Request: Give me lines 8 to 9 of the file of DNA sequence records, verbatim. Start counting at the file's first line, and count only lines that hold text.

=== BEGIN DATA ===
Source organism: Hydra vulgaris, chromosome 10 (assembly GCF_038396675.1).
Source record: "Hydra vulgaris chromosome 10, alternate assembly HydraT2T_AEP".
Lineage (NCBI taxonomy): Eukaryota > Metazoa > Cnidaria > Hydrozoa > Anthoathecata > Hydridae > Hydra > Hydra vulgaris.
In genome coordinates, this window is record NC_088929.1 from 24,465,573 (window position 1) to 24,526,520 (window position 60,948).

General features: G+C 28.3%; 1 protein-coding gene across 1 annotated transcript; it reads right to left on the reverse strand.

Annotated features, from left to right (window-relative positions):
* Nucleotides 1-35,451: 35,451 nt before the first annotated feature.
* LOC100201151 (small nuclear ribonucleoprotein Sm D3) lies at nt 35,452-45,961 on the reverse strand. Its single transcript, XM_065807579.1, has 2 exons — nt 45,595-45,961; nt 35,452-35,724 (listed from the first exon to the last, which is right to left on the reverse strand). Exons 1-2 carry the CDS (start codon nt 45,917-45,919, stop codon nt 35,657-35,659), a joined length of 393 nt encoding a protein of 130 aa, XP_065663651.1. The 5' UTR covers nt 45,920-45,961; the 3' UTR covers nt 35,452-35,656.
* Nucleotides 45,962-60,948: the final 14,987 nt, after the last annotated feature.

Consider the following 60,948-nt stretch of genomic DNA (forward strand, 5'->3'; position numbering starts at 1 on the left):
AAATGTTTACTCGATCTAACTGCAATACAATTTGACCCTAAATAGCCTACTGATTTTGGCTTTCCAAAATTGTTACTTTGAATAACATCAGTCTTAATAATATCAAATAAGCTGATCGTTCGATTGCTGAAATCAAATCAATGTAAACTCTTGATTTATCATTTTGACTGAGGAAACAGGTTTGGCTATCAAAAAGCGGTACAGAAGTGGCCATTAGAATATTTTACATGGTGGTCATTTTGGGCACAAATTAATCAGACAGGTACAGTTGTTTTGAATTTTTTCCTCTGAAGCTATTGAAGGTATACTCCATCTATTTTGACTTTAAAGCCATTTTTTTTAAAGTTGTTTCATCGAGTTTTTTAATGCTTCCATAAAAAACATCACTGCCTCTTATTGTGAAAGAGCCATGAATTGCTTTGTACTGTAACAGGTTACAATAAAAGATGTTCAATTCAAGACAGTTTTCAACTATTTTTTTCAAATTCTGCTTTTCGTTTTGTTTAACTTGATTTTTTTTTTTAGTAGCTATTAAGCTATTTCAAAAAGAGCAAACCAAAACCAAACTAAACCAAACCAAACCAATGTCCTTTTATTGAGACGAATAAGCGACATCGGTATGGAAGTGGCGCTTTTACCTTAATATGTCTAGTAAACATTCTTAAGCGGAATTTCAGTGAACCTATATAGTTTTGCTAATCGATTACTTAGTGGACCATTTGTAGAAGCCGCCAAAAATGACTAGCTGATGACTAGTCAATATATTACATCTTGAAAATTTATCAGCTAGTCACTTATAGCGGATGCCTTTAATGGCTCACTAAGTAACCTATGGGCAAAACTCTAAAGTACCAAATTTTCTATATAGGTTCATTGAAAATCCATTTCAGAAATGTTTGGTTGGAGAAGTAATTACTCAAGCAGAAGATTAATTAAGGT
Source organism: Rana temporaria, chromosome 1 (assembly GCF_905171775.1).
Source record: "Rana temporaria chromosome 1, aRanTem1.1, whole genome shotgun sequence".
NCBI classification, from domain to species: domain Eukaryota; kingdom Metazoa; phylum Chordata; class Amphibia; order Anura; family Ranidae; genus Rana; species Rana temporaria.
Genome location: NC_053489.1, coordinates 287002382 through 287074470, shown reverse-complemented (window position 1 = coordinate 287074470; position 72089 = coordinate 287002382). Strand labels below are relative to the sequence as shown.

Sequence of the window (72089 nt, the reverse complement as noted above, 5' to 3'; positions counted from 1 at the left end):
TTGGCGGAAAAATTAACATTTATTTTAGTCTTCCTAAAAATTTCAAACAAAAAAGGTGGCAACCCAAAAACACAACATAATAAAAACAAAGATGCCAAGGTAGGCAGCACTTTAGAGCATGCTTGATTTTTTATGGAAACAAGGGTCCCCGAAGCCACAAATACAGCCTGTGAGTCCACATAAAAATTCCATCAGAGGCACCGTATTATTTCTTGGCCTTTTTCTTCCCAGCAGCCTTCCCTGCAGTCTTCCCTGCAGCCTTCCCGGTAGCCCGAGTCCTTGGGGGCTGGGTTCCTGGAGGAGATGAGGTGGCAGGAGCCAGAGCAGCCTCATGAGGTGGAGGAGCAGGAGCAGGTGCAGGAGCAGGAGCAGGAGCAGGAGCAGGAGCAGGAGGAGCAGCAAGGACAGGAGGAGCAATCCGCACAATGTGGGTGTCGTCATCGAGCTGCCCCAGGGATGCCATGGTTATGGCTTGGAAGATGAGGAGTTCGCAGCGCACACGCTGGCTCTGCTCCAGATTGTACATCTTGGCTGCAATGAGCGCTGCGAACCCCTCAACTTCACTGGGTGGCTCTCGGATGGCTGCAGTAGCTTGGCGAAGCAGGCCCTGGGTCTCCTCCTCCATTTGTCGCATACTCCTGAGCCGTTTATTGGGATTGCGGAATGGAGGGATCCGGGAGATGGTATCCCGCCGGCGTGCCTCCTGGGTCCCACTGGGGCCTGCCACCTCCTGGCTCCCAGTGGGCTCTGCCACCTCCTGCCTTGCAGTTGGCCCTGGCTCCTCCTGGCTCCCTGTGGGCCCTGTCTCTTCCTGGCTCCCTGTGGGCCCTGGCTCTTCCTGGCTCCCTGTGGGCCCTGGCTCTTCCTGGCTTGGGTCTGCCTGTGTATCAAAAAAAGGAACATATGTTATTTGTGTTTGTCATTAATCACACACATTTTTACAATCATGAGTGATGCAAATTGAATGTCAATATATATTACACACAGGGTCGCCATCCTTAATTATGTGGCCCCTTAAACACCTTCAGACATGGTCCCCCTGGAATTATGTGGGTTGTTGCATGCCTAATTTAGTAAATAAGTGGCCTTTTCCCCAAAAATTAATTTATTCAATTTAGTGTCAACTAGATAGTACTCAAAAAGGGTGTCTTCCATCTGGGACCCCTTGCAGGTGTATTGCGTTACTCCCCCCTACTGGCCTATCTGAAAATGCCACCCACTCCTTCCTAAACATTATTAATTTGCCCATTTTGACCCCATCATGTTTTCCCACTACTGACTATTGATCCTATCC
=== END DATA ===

* LOC100201151 (small nuclear ribonucleoprotein Sm D3) lies at nt 35,452-45,961 on the reverse strand. Its single transcript, XM_065807579.1, has 2 exons — nt 45,595-45,961; nt 35,452-35,724 (listed from the first exon to the last, which is right to left on the reverse strand). Exons 1-2 carry the CDS (start codon nt 45,917-45,919, stop codon nt 35,657-35,659), a joined length of 393 nt encoding a protein of 130 aa, XP_065663651.1. The 5' UTR covers nt 45,920-45,961; the 3' UTR covers nt 35,452-35,656.
* Nucleotides 45,962-60,948: the final 14,987 nt, after the last annotated feature.